In my practice, I probably do about 70% reconstructive. Maybe 30% of what I do is cosmetic –breasts and body contouring. Let’s say you’re a woman who has breast cancer and has to have a mastectomy. You would go to a plastic surgeon because he or she is going to be the one who’s going to actually make or build a new breast for you.

Or let’s say you have a car accident, and you had a really devastating facial fracture or a bad injury to your limb, and you need reconstruction to restore the form and function of that extremity or your face. Plastic surgeons deal with that sort of thing as well. If you had a hand injury where you cut off your finger. When we talk reconstructive surgery, it can be a broad area of the body. It’s not just limited to one particular area. It’s really restoring form and function first and foremost.

To a degree, your profession has gotten a bad rap about feeding into the whole idea of what is perfection and what isn’t. How do you respond to critics that say that?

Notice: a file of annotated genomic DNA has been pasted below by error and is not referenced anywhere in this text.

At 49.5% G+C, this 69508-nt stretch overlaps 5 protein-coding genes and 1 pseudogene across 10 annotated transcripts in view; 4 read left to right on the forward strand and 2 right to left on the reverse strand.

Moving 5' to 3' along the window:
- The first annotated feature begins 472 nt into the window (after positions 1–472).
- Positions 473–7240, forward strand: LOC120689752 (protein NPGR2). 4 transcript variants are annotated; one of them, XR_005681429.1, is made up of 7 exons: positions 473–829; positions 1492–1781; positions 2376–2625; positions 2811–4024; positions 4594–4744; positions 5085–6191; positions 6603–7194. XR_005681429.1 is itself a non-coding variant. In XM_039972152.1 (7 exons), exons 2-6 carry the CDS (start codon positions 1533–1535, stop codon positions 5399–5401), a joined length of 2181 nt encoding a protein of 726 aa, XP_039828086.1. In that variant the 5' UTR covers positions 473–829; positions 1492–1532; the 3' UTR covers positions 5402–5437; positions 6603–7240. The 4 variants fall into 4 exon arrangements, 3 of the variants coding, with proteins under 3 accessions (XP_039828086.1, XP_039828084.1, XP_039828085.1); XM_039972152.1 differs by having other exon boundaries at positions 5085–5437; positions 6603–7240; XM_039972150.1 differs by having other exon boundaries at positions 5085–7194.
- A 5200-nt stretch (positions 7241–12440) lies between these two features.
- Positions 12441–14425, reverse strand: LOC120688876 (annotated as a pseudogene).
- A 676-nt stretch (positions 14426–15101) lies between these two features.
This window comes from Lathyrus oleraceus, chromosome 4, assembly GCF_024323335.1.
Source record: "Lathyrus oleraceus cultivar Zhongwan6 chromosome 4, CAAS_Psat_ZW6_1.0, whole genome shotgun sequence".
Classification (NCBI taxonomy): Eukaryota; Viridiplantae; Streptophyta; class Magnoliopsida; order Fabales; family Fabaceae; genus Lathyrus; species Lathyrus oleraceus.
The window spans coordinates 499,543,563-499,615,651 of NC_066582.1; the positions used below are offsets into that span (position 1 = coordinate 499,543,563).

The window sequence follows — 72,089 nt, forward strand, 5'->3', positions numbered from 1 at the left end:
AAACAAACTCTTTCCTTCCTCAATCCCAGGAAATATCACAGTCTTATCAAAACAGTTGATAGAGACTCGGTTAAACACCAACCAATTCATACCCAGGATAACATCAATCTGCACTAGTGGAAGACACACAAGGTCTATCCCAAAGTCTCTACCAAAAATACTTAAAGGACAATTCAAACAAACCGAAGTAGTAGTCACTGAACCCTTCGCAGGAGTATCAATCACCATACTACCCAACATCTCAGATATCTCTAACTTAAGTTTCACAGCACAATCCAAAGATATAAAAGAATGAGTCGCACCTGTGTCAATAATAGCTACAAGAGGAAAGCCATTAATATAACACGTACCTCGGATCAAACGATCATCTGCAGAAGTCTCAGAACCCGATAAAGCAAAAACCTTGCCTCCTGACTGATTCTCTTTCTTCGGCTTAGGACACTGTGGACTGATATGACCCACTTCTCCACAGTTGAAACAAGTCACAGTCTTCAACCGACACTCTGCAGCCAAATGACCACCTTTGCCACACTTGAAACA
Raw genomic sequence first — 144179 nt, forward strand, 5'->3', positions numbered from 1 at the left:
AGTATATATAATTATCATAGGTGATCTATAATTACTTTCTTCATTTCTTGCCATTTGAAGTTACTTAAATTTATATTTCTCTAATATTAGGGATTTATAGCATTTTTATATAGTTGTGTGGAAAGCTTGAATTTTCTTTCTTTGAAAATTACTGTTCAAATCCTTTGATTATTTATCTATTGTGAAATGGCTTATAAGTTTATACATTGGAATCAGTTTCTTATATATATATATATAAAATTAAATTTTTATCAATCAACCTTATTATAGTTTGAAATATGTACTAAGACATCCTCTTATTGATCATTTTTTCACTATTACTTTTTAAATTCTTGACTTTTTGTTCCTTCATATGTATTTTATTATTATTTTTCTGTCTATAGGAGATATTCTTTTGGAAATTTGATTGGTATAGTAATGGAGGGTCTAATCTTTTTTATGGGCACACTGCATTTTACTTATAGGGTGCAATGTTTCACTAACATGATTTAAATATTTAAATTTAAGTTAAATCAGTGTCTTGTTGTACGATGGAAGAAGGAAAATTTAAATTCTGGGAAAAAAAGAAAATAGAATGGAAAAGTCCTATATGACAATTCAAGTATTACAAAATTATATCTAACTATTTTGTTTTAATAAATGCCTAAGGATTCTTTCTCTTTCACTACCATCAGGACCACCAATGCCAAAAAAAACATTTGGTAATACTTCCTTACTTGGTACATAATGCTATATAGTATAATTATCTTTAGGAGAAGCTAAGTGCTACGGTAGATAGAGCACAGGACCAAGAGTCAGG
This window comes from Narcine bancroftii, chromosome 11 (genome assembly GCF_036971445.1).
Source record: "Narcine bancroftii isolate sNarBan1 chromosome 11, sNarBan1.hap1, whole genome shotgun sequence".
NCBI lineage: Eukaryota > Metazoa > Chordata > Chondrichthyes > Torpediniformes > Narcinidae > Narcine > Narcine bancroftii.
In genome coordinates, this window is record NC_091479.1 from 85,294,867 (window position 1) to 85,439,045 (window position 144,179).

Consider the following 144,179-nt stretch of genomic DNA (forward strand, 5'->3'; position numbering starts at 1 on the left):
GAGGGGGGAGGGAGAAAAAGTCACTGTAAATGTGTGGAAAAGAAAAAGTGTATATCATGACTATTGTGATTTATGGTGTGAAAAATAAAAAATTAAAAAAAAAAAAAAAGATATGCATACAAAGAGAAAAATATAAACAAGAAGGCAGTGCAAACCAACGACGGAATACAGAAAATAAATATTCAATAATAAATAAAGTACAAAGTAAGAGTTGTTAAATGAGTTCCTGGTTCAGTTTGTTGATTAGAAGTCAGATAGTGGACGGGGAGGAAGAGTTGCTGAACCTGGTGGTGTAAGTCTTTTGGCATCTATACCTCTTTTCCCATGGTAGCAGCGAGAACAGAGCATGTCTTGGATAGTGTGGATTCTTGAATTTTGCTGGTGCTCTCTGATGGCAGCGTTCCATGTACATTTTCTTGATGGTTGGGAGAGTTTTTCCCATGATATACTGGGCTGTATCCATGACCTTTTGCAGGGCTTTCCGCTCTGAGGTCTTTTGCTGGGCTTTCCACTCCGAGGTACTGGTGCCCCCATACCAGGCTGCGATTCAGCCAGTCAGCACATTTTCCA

It depends on where they’re coming from. I think there is some truth to that, but we’re basically catering to a demand. This doesn’t happen in a void. Patients go to plastic surgeons, at least for cosmetic issues, because they want improve how they look and how they appear. Especially in this country and for women, the more attractive or the younger that you appear, the easier it is for you to succeed—whether that’s in the business world or any other industry. That’s clearly the case.

There’s a demand for improving one’s appearance. Do we push that? I think that just like any other profession, there are those that are going to do things that are maybe less reputable or pushes services that myself or some of my colleagues would not. Then there are people who do reasonable assessments. I’m not going to discourage somebody who’s a reasonable candidate, healthy, and mentally fit and not asking for something unreasonable.

There’s been this trend for years now where people— often African American or Hispanic — going somewhere in the Caribbean or Central, South America and having cosmetic procedures done.